Undaunted, the officer continued. “Follow me”, he instructed, leaving his partner to relock the cell. The men marched, side by side, toward the Admin block. At the end of the corridor, the shorter guard again selected a key from his chain, and swung open the heavy door. The three advanced along a second balcony, exactly the same as the first. Looking through the floor and ceiling grilles, they could see more identical balconies, above and below. At last, the men passed a manned station which marked the entrance to the block, and they were released into a courtyard.

Outside, even at that hour, it was clear that this would be another sticky day, as the three walked the length of a football pitch towards an identical, concrete building. They passed the kennels; the dogs were quieter now, enjoying their breakfast.

The mean guard referred to his clipboard once again, as the three were admitted into the Admin Block. Instructed to stand behind a line until called forward. The prisoner showed a bewildered expression, as he realised that the block was otherwise empty. An adjutant appeared at a counter, behind another grille.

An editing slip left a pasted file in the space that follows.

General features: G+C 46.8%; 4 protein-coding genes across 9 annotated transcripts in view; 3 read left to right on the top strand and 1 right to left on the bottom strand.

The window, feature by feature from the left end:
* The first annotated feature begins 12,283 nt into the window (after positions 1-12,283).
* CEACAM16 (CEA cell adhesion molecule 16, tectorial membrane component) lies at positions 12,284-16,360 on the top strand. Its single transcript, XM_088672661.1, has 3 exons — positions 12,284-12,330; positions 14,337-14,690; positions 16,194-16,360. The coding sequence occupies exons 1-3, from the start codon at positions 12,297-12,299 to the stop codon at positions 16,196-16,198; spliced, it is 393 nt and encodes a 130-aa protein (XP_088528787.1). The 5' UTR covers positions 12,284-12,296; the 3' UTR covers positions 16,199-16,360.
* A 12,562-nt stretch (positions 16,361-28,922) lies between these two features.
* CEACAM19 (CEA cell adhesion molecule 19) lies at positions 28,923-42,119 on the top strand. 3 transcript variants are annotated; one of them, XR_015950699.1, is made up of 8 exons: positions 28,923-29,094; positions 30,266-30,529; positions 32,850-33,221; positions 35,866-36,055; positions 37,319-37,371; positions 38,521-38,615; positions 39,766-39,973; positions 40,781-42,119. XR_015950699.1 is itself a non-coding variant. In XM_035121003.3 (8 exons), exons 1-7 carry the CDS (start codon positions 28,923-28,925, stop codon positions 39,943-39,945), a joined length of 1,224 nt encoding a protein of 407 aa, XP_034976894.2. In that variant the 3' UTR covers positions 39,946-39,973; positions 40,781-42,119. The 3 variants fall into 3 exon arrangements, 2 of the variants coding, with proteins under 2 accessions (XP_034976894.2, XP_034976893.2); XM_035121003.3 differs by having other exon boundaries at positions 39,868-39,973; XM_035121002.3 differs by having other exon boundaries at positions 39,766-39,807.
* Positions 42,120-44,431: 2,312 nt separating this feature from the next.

“Next”, the man commanded. The prisoner glanced around, but just confirmed his solitude. He stepped forward.

“Name”, barked the man once more, and the prisoner, sensing his closeness, complied.

The adjutant, in turn, disappeared, returning minutes later with a shoebox containing items which had been confiscated on arrival. First issuing the prisoner with a khaki-green kitbag, the adjutant navigated an itemised list, returning the items to the prisoner, one by one. In one final act of bureaucracy, the prisoner was instructed to sign a receipt. Placing each item into the kitbag, in a final show of defiance, the prisoner jerked the drawstring to close the bag.